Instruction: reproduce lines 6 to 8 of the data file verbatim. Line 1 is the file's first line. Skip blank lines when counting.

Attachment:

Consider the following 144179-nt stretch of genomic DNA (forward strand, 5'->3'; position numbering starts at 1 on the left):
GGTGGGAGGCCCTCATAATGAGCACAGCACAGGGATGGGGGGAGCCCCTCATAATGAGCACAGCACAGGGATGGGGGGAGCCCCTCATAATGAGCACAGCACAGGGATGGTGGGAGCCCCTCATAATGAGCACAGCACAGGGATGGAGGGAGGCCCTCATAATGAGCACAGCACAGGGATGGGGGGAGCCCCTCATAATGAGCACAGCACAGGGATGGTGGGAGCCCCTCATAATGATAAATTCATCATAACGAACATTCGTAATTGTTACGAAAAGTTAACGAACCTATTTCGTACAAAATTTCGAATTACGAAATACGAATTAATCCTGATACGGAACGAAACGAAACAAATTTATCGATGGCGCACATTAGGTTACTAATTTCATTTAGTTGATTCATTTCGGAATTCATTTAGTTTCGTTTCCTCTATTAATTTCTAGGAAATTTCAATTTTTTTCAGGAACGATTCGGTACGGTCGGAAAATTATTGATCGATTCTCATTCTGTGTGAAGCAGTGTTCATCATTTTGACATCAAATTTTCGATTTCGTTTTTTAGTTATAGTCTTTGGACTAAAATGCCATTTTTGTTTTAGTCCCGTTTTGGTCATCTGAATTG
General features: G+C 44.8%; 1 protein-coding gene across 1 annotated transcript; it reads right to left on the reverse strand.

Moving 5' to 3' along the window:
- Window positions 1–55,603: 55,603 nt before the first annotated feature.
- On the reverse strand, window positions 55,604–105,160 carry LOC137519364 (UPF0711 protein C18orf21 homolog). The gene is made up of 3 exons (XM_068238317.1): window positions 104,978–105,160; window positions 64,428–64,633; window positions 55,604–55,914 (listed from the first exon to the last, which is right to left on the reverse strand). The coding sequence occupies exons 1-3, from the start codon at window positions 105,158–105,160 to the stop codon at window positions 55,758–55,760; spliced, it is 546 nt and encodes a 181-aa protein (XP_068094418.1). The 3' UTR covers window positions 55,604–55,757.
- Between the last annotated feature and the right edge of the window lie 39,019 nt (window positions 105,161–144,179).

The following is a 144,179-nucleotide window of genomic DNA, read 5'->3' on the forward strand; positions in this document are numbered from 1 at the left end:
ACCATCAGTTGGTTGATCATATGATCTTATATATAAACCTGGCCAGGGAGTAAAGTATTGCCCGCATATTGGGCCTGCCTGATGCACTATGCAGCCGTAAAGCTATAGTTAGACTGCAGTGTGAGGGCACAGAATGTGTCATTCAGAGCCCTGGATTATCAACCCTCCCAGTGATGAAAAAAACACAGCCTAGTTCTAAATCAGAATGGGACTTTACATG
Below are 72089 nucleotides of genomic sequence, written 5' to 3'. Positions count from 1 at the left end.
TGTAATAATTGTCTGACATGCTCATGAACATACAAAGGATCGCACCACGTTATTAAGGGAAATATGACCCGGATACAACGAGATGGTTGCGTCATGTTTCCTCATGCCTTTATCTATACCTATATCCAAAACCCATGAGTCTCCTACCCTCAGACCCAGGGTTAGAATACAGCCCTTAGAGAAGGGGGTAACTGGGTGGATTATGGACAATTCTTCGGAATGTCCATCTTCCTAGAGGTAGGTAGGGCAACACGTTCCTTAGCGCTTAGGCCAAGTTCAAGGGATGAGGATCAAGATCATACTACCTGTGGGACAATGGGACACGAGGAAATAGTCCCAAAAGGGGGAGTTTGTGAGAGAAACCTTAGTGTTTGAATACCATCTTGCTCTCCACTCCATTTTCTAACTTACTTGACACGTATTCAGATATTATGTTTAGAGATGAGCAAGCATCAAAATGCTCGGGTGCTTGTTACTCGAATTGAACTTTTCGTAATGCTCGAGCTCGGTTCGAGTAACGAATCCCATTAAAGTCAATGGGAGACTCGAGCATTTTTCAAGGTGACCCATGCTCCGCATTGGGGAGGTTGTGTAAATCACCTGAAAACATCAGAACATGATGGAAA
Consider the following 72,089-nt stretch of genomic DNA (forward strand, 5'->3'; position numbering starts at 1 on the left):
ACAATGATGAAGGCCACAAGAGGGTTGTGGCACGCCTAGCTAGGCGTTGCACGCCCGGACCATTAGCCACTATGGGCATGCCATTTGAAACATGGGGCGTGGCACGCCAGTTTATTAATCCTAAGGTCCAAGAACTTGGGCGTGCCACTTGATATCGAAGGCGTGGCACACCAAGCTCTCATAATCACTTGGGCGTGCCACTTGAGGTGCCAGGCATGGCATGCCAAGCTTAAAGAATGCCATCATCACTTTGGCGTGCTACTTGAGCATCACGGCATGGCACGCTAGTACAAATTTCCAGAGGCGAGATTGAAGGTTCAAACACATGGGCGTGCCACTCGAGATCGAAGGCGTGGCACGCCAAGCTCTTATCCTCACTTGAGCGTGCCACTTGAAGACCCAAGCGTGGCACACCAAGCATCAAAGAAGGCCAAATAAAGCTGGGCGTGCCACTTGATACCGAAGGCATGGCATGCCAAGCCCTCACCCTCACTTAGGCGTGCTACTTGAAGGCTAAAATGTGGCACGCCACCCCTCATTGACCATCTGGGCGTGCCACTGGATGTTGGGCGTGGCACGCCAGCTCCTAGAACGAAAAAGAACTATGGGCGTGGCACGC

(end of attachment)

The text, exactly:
- On the reverse strand, window positions 55,604–105,160 carry LOC137519364 (UPF0711 protein C18orf21 homolog). The gene is made up of 3 exons (XM_068238317.1): window positions 104,978–105,160; window positions 64,428–64,633; window positions 55,604–55,914 (listed from the first exon to the last, which is right to left on the reverse strand). The coding sequence occupies exons 1-3, from the start codon at window positions 105,158–105,160 to the stop codon at window positions 55,758–55,760; spliced, it is 546 nt and encodes a 181-aa protein (XP_068094418.1). The 3' UTR covers window positions 55,604–55,757.
- Between the last annotated feature and the right edge of the window lie 39,019 nt (window positions 105,161–144,179).

The following is a 144,179-nucleotide window of genomic DNA, read 5'->3' on the forward strand; positions in this document are numbered from 1 at the left end: